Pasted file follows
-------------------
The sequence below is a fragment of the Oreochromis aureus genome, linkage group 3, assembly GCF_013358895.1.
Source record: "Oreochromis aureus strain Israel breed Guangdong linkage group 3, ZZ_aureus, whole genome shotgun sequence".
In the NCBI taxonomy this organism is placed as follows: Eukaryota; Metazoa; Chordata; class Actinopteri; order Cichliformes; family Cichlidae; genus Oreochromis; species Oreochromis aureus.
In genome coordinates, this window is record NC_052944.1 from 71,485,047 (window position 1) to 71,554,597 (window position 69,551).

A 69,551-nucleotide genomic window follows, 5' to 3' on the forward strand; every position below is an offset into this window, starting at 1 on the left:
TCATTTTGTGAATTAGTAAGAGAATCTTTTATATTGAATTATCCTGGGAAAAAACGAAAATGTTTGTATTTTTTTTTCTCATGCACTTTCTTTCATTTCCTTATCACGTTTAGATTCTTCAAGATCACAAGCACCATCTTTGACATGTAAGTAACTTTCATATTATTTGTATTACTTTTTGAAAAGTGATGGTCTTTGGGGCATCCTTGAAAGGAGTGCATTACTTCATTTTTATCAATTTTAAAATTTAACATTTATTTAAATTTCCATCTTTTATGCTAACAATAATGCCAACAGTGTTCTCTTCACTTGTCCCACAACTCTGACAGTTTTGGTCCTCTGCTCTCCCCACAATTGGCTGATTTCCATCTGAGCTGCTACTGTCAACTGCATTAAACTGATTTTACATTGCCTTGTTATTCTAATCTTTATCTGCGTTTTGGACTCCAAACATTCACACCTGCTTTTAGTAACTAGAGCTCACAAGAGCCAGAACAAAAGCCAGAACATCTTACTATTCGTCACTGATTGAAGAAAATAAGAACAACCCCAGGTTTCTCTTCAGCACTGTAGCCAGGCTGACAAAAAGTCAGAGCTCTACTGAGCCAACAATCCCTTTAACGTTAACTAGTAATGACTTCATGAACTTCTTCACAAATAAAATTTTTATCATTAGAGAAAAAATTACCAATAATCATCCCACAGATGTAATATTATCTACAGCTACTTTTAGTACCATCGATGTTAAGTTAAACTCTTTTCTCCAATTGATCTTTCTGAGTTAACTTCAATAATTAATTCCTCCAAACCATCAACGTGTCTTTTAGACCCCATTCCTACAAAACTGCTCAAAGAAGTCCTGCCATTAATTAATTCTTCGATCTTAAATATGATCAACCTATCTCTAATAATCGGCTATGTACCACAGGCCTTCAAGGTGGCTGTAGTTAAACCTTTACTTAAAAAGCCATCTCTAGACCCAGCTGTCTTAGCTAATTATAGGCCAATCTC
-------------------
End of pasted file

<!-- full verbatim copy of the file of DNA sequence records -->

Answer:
The sequence below is a fragment of the Oreochromis aureus genome, linkage group 3, assembly GCF_013358895.1.
Source record: "Oreochromis aureus strain Israel breed Guangdong linkage group 3, ZZ_aureus, whole genome shotgun sequence".
In the NCBI taxonomy this organism is placed as follows: Eukaryota; Metazoa; Chordata; class Actinopteri; order Cichliformes; family Cichlidae; genus Oreochromis; species Oreochromis aureus.
In genome coordinates, this window is record NC_052944.1 from 71,485,047 (window position 1) to 71,554,597 (window position 69,551).

A 69,551-nucleotide genomic window follows, 5' to 3' on the forward strand; every position below is an offset into this window, starting at 1 on the left:
TCATTTTGTGAATTAGTAAGAGAATCTTTTATATTGAATTATCCTGGGAAAAAACGAAAATGTTTGTATTTTTTTTTCTCATGCACTTTCTTTCATTTCCTTATCACGTTTAGATTCTTCAAGATCACAAGCACCATCTTTGACATGTAAGTAACTTTCATATTATTTGTATTACTTTTTGAAAAGTGATGGTCTTTGGGGCATCCTTGAAAGGAGTGCATTACTTCATTTTTATCAATTTTAAAATTTAACATTTATTTAAATTTCCATCTTTTATGCTAACAATAATGCCAACAGTGTTCTCTTCACTTGTCCCACAACTCTGACAGTTTTGGTCCTCTGCTCTCCCCACAATTGGCTGATTTCCATCTGAGCTGCTACTGTCAACTGCATTAAACTGATTTTACATTGCCTTGTTATTCTAATCTTTATCTGCGTTTTGGACTCCAAACATTCACACCTGCTTTTAGTAACTAGAGCTCACAAGAGCCAGAACAAAAGCCAGAACATCTTACTATTCGTCACTGATTGAAGAAAATAAGAACAACCCCAGGTTTCTCTTCAGCACTGTAGCCAGGCTGACAAAAAGTCAGAGCTCTACTGAGCCAACAATCCCTTTAACGTTAACTAGTAATGACTTCATGAACTTCTTCACAAATAAAATTTTTATCATTAGAGAAAAAATTACCAATAATCATCCCACAGATGTAATATTATCTACAGCTACTTTTAGTACCATCGATGTTAAGTTAAACTCTTTTCTCCAATTGATCTTTCTGAGTTAACTTCAATAATTAATTCCTCCAAACCATCAACGTGTCTTTTAGACCCCATTCCTACAAAACTGCTCAAAGAAGTCCTGCCATTAATTAATTCTTCGATCTTAAATATGATCAACCTATCTCTAATAATCGGCTATGTACCACAGGCCTTCAAGGTGGCTGTAGTTAAACCTTTACTTAAAAAGCCATCTCTAGACCCAGCTGTCTTAGCTAATTATAGGCCAATCTC